But these are empty musings. We face a real problem and that relates to Imran Khan’s threat, made at the Raiwind jalsa, that unless there was movement on the scandal engulfing the prime minister and his family – offshore accounts and Mayfair flats never disclosed to either the Election Commission or the tax authorities – he would be left with no recourse except to lead his followers to Islamabad on October 30.

    Before Raiwind when there was no shortage of souls convinced it would be a flop and that Imran had it coming for him and would be deeply embarrassed, this would have been an empty threat and the ruling party’s regular trumpeters would have filled the airwaves with laughter and ridicule. But after the success of that show the buglers are strangely quiet, their bragging gone as if they now fear the worst.

    Even the line much propagated by the PML-N that Imran was all alone with no other political party standing with him has lost its edge. I personally thought that without the Sheikh-ul-Islam’s ready force of committed workers, who had demonstrated more than once during the 2014 dharnas and marches their unrivalled ability to put the janissaries of the Punjab and Islamabad Police to headlong flight – spectacles worthy of any Hollywood action movie – Imran faced a serious problem. But sensing the challenge before him he got down to some hard work, pulling off the whole thing by himself, on the strength of his own party, with no help from any other quarter.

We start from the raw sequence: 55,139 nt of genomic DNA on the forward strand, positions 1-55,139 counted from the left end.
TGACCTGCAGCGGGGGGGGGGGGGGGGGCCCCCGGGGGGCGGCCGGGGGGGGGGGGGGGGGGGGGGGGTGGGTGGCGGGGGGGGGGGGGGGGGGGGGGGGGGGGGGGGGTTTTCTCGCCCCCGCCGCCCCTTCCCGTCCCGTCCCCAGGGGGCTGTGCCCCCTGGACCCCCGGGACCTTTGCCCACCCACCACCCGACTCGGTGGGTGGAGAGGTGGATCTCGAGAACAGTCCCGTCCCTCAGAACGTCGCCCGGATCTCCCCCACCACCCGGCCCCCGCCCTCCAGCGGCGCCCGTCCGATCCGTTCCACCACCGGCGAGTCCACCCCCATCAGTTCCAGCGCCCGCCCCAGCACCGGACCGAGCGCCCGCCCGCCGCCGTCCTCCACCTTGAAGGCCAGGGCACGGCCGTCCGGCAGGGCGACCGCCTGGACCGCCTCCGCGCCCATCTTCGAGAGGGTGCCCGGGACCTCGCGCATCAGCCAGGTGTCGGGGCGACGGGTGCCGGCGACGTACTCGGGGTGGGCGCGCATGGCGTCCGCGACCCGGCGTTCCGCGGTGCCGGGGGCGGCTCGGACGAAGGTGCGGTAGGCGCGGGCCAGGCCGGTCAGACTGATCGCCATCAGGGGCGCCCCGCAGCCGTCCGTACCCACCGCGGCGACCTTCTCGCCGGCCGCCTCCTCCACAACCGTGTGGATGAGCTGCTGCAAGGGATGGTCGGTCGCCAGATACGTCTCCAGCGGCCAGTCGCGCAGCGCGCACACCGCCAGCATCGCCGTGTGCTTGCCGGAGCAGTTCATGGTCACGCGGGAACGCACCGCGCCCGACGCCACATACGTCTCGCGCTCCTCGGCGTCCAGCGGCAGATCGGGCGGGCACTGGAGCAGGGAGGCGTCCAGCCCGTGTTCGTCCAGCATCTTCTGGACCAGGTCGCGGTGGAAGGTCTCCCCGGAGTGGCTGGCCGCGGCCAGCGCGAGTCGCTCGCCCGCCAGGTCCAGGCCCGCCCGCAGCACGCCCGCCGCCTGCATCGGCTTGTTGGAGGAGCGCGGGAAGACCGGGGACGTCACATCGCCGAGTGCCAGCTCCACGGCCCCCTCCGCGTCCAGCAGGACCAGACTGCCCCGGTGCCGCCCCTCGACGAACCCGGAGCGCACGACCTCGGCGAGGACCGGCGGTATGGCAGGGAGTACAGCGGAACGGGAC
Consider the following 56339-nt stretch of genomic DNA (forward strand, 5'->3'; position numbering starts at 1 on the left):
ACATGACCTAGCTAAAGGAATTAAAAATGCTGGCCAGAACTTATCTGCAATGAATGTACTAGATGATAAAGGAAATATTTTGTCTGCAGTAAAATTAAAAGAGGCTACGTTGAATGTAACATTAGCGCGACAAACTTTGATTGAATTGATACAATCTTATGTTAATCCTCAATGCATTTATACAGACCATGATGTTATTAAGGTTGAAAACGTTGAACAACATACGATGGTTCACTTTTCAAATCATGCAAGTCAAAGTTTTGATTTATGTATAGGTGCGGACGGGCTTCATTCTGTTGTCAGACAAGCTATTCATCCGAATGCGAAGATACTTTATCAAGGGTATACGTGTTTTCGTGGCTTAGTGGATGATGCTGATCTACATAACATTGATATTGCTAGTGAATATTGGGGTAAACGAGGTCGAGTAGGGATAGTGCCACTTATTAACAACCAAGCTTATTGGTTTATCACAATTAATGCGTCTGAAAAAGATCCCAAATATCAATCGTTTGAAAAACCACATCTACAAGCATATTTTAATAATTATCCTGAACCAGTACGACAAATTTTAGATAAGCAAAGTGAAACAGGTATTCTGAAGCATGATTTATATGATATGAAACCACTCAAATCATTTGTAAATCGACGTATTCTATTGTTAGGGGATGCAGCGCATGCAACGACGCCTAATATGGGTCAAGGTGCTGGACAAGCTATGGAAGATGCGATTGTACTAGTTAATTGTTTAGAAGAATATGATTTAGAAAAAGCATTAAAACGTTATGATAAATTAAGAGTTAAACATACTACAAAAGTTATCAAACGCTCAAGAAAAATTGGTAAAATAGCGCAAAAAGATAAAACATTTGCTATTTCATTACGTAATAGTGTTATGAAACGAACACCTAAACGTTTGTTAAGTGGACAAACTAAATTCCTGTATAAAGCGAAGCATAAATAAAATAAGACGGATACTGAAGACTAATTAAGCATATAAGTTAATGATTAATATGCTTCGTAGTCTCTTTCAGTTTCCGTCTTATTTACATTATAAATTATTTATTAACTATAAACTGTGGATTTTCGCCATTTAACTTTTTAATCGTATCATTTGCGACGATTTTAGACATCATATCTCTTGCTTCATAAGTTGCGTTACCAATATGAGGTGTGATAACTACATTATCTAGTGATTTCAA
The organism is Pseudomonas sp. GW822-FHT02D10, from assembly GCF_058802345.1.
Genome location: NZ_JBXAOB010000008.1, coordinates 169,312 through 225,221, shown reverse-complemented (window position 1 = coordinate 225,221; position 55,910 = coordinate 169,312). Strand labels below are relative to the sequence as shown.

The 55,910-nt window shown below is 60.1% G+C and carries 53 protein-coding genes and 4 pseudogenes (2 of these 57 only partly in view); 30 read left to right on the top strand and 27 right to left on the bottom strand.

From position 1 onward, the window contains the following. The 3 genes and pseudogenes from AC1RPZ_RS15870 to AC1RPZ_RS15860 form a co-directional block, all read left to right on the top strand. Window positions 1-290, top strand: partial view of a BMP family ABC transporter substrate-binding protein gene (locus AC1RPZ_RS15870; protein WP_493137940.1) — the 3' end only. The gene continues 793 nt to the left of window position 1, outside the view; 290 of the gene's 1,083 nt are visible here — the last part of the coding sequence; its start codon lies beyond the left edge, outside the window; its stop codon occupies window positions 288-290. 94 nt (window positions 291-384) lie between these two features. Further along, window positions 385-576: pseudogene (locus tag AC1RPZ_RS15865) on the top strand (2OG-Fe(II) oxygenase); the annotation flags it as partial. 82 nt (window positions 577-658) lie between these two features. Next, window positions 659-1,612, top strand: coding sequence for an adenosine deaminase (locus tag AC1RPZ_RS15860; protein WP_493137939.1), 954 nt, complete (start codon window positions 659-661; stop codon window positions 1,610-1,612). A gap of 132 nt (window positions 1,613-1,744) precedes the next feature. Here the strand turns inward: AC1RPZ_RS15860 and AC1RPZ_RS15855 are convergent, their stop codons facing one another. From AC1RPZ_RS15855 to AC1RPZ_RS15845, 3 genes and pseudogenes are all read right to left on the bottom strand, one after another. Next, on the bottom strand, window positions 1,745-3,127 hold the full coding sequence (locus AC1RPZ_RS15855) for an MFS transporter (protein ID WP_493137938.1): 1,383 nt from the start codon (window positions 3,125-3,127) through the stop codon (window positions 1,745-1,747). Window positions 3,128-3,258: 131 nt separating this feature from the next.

It was a valuable experience and now Imran needs no props to prepare for the march on Islamabad, the Pakistan Tehreek -e-Insaf (PTI) finally learning, after all these years, that charisma and star appeal, while important if not crucial for a mass party, are still not enough substitutes for organisation and planning. There was no one more charismatic in the ring than the great Muhammad Ali but that never meant that he could take his training lightly.